I'm liking this one a lot, though I have the feeling I'll be revising her a bit. I've heard it said often one should never love one's own work - pah, I say. You had better love your work. Sometimes that's all that gets you through rejections, revisions, and the long haul from poem to manuscript. That said, I would venture to say that you need to be able to take your lumps and critics seriously, too, or you'll never learn to improve your craft.
In any case, I offer you a first draft of "Persephone," and I'll admit to liking the last few lines quite a bit more than is proper. Here's to hoping this one grows into a keeper!
Persephone by Colleen S. Harris
There is nothing so faithless as
a girl left on her own among the other
green and growing things. Brimming
with life, carelessly killing the field’s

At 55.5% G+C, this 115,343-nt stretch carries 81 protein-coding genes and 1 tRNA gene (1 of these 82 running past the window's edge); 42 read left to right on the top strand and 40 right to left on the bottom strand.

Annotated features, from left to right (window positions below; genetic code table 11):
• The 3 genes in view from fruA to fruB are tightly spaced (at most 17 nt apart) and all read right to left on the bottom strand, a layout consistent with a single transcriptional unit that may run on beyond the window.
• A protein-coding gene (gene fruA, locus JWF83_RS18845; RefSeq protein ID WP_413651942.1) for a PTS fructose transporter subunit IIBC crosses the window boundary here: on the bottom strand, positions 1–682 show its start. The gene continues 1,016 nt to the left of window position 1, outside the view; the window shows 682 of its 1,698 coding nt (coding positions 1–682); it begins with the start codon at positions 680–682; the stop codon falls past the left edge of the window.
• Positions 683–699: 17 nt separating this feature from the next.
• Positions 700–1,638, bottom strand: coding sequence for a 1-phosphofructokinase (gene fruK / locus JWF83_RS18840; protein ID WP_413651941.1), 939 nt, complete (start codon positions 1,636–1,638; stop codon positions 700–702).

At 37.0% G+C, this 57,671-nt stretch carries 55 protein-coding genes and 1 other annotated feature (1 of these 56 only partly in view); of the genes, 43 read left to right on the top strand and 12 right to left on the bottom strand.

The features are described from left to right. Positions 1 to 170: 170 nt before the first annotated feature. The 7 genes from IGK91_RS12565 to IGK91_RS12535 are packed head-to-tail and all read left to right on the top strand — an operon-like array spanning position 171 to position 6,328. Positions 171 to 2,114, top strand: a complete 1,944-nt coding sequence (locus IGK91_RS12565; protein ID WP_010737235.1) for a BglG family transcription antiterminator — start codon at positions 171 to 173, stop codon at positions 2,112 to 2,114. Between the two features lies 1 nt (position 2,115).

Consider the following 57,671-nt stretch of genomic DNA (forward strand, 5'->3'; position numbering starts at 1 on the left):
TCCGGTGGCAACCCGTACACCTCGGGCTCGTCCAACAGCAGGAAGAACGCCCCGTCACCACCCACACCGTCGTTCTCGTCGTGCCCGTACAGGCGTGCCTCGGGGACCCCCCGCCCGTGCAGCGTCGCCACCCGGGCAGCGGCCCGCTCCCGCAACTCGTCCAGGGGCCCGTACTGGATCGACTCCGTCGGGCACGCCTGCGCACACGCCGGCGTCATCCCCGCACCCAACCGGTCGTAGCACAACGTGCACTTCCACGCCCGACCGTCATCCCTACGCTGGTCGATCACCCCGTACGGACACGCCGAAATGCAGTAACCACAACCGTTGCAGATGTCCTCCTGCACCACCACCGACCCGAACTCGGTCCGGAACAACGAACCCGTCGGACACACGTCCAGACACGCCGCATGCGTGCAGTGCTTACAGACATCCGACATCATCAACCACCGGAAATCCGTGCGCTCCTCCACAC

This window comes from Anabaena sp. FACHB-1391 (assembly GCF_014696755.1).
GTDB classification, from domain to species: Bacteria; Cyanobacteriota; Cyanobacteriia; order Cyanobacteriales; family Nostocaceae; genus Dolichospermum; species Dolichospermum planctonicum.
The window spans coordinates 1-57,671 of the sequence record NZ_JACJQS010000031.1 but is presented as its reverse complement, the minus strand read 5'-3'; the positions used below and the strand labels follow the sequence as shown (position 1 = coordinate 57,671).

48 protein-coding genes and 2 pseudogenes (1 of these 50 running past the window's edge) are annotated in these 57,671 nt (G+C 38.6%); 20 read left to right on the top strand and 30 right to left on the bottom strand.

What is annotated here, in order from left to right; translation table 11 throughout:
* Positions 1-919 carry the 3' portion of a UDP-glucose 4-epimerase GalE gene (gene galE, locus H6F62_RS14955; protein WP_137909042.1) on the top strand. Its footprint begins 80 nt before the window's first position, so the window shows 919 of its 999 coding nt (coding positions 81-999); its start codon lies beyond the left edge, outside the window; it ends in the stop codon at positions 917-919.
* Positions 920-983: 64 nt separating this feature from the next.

flowering army so she can wear
ribbons of bluebells in her hair,
she has no need of forgiveness
or prayer, no sense of life’s fraying
hem. She has no idea she’s dancing
over death’s own head, bare feet
knocking at his soil door until he rises
hungry from the pit, the field a gaping
maw, his sudden hand a vise
on her ankle as she falls. Landing
in a heap, tangled in her own long
locks, trapped between his body
and the earth, she looks up
at him and finds the need for faith.
Now she believes, and prays.
When the dark hand of a god slips
up your skirt, how is a girl to say no?